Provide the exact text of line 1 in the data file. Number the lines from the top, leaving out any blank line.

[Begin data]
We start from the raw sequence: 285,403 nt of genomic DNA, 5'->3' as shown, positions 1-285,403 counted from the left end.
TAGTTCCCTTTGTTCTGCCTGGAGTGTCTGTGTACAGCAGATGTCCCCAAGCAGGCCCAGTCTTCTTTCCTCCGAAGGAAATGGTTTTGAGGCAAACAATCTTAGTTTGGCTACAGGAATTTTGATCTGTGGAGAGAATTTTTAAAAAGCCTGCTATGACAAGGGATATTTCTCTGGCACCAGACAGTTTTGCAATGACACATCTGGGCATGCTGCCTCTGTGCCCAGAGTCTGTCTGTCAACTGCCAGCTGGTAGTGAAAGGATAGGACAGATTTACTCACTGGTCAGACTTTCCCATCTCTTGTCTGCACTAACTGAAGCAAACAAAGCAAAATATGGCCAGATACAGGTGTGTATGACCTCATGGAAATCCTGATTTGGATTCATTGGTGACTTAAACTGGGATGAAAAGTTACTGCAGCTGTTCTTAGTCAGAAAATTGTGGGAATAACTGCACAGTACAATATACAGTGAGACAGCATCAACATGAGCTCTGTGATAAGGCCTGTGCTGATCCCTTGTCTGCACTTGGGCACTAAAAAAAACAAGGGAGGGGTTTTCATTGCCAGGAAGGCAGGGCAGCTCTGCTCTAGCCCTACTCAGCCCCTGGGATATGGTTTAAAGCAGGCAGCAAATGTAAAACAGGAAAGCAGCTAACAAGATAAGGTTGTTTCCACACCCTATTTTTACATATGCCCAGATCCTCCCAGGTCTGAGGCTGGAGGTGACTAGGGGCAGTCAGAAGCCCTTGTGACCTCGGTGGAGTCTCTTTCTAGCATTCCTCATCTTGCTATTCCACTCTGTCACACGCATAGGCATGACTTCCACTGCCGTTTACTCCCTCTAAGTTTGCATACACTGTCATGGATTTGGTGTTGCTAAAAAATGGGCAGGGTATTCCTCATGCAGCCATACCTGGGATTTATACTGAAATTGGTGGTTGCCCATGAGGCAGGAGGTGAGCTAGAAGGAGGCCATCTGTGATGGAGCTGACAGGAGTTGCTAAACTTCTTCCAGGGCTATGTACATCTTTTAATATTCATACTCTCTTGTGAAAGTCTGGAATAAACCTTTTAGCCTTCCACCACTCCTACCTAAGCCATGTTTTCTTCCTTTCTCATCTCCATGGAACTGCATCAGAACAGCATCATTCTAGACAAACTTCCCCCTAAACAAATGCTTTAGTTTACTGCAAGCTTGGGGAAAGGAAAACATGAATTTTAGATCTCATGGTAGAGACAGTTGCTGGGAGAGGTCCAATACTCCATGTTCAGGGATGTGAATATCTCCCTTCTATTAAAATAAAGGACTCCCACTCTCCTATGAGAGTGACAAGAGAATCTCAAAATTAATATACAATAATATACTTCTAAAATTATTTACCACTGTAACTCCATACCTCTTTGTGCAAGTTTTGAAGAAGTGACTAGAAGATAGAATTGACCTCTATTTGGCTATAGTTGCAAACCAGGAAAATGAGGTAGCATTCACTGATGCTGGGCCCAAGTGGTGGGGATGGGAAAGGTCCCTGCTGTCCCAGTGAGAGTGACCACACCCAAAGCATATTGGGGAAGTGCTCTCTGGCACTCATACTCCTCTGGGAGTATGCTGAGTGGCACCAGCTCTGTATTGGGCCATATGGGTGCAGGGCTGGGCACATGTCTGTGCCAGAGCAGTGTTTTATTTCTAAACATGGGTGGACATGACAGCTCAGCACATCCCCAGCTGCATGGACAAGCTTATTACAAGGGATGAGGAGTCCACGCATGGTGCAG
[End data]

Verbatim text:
We start from the raw sequence: 285,403 nt of genomic DNA, 5'->3' as shown, positions 1-285,403 counted from the left end.